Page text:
Instead of a card, consider ‘a small donation to a charity’
The “sustainability director” at a Virginia university has some novel advice for students heading home for Christmas: consider not actually purchasing a gift for someone in order to lessen your greenhouse gas emissions.
“We’re trying to keep in mind that our carbon footprint is something that can expand during the holidays,” Calandra Waters Lake, Director of Sustainability at the College of William & Mary, told the school’s news service.
Waters Lake offered students several tips for how to “be wise…through our purchases, through food that we eat, through the activities that we’re doing” over the winter break. Among those? Consider not actually buying someone a Christmas gift.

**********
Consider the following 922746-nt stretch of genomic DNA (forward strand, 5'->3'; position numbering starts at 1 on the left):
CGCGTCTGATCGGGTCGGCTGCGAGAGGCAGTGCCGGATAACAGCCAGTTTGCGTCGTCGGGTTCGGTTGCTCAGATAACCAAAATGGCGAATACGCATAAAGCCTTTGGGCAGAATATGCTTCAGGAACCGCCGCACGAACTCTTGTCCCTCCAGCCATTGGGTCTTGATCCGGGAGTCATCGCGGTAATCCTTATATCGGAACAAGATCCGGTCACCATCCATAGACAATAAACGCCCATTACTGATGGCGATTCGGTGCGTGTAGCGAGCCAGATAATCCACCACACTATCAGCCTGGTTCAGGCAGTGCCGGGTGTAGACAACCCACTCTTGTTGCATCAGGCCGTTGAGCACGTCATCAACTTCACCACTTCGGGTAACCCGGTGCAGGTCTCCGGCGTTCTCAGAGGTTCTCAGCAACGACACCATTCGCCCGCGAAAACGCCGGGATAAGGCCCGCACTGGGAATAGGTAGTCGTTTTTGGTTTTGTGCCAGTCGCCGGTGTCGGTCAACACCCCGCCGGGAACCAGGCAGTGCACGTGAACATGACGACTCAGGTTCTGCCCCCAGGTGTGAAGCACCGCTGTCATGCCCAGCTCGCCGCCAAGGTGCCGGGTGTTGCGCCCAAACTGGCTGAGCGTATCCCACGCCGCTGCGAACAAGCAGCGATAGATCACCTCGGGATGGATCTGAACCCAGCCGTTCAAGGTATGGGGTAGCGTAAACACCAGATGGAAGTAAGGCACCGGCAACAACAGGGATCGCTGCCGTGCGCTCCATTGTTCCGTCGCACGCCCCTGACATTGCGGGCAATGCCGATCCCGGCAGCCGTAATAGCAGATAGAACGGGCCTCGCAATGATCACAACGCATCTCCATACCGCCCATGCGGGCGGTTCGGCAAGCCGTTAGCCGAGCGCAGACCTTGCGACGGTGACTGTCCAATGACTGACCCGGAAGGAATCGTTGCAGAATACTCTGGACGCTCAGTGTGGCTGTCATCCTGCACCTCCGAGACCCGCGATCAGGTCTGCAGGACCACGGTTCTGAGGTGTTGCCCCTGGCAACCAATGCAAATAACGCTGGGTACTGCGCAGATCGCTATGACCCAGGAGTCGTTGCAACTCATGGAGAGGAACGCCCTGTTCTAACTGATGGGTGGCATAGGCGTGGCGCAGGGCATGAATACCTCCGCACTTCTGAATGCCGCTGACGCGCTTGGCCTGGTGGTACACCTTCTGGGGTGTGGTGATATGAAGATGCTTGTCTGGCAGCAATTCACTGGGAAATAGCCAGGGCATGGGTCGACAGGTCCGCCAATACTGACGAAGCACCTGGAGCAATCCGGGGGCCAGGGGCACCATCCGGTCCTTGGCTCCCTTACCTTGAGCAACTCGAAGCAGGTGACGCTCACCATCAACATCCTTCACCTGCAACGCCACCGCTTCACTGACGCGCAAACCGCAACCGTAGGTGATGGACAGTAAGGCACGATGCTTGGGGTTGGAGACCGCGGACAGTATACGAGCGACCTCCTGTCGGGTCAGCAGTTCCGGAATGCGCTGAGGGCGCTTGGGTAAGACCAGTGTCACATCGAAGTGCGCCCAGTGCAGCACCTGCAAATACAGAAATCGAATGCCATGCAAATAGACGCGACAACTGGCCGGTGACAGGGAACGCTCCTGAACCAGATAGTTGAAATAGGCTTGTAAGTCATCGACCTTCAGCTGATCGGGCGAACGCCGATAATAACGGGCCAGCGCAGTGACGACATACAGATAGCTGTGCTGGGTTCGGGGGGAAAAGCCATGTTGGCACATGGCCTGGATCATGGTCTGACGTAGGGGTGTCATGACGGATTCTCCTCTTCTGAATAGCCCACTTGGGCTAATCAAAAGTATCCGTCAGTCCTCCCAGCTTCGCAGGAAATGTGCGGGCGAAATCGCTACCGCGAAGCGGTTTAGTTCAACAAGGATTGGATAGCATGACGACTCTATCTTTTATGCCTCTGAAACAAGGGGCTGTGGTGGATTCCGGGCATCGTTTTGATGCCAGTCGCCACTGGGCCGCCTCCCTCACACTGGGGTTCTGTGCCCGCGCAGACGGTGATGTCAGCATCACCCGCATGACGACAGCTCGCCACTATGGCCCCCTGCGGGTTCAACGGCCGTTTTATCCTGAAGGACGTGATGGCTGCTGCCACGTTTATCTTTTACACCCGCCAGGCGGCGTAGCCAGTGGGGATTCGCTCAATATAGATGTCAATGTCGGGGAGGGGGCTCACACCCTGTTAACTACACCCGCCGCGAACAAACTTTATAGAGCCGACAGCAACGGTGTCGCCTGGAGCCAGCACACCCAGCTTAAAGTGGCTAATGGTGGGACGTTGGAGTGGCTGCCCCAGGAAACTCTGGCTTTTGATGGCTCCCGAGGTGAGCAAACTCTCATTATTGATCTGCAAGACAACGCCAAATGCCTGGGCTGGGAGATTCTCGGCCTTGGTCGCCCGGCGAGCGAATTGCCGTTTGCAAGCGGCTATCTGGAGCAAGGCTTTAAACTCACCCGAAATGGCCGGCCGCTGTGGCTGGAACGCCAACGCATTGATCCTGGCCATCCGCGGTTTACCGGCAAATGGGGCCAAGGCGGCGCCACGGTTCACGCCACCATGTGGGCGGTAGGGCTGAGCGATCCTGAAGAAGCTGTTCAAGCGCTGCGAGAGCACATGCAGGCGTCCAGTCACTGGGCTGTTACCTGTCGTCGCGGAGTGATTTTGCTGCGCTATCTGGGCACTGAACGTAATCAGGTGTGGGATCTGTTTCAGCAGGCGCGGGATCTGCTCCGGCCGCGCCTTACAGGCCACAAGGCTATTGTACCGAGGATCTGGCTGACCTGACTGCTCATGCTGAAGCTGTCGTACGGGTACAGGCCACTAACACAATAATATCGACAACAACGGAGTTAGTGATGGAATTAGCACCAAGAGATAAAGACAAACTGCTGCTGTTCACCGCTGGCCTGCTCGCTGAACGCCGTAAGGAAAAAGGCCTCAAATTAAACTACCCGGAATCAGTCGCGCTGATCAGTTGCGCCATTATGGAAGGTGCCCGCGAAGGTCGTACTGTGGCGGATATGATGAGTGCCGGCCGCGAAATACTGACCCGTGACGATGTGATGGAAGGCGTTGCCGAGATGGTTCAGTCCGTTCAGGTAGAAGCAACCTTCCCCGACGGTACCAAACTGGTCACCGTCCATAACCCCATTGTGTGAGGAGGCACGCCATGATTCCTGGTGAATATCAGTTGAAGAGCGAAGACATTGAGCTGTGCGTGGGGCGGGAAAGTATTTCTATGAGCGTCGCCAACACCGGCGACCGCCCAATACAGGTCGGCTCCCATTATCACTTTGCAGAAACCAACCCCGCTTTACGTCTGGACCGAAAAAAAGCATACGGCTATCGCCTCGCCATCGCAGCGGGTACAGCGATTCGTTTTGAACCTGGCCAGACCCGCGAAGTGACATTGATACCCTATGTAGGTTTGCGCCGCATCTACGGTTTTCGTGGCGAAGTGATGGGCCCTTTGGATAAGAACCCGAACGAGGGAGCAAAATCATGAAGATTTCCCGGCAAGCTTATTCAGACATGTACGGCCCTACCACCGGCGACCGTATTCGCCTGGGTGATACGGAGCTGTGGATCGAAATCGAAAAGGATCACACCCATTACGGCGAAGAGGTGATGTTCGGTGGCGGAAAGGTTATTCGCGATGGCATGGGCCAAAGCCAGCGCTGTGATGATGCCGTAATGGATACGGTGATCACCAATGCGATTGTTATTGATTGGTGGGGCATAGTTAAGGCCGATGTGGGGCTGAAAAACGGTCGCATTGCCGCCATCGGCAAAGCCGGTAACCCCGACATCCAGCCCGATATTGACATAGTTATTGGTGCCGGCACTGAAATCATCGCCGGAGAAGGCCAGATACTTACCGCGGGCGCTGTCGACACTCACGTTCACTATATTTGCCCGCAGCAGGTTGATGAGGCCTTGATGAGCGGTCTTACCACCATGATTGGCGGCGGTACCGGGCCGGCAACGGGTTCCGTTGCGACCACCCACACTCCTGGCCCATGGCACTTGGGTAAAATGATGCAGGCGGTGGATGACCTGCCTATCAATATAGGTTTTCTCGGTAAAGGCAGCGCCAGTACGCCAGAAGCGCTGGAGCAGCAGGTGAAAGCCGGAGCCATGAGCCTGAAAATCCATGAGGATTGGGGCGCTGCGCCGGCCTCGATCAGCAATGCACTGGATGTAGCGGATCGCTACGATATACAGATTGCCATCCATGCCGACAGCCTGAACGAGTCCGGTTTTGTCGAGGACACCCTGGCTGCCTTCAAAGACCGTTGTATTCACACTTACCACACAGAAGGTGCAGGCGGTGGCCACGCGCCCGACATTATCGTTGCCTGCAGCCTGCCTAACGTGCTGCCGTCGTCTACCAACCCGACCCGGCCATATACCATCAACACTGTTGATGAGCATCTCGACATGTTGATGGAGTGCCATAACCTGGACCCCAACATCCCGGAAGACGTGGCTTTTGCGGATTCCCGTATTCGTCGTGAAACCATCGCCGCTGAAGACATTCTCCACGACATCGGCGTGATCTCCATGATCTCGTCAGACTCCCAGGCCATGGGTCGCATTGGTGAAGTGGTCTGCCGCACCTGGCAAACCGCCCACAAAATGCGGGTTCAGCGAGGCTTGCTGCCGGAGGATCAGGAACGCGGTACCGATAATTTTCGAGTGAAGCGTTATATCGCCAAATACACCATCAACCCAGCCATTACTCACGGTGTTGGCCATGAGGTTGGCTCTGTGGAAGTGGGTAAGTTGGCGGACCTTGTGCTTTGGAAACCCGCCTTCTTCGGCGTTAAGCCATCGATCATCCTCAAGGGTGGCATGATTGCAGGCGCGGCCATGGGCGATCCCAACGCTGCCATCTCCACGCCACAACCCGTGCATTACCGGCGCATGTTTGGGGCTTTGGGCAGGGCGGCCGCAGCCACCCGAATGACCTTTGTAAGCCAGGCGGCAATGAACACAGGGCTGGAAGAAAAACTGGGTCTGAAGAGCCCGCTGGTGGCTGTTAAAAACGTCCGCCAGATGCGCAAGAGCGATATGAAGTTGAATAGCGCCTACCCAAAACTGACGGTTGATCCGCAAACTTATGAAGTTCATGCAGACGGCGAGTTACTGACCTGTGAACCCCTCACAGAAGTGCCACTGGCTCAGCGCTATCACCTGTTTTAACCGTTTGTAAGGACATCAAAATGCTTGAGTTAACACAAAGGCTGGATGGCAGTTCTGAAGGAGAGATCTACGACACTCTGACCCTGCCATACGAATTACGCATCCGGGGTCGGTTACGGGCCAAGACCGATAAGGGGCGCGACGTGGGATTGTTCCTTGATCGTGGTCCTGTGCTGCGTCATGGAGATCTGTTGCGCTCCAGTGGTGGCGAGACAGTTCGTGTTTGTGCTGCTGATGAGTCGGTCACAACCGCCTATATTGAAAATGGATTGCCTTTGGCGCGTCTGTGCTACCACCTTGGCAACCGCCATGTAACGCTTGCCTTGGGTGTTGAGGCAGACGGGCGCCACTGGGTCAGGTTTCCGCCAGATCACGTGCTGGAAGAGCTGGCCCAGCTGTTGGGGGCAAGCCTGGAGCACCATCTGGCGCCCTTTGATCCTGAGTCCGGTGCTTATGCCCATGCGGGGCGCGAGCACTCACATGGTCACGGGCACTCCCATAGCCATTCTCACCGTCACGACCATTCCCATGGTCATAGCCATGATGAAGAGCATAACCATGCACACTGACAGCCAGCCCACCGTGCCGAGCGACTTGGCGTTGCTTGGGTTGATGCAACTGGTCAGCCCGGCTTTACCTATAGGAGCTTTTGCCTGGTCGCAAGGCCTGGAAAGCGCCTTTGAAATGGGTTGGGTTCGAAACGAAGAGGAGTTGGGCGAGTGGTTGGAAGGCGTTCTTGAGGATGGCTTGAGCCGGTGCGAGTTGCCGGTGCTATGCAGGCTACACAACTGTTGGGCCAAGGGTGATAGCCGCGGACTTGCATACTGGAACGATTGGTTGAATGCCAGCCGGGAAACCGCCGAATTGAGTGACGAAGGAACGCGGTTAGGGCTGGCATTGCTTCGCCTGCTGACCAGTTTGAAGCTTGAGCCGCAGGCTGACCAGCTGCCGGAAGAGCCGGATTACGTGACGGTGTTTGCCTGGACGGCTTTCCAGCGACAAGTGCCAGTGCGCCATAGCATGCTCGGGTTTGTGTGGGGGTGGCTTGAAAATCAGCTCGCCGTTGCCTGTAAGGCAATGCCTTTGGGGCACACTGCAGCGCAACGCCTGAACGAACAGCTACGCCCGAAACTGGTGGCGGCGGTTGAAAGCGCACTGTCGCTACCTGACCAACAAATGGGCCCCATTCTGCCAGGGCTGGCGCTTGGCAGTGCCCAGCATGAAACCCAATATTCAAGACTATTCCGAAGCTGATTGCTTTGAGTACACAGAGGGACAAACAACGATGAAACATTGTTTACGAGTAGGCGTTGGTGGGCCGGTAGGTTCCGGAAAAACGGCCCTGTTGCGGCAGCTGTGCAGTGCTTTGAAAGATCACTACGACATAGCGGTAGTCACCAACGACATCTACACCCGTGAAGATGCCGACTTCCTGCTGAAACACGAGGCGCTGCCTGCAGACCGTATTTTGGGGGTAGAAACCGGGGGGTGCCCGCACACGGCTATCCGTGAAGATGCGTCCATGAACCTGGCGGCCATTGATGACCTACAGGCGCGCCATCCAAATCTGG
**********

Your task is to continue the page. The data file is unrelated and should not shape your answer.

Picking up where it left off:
“First, step back and remember that the reason for the gift is to show someone you care. So, is buying a gift the best way to do that?” she asked.
“Going out and doing something with the recipient to spend time with them may be a better option,” she added.
If a student does indeed end up purchasing a gift, Waters Lake said, then it’s an open question whether the gift-giver should even wrap it up.
“Think first does the item even need to be wrapped? One suggestion is a scavenger hunt to find gifts hidden around the house,” she said.
The director also suggested foregoing Christmas cards as well, suggesting instead that “a small donation to a charity in the recipient’s name may work just as well and have a longer lasting impact for the expense.” If you must send cards, however, then “possibly send paper holiday cards only to those who really appreciate receiving them, and go with e-cards for everybody else,” she said.
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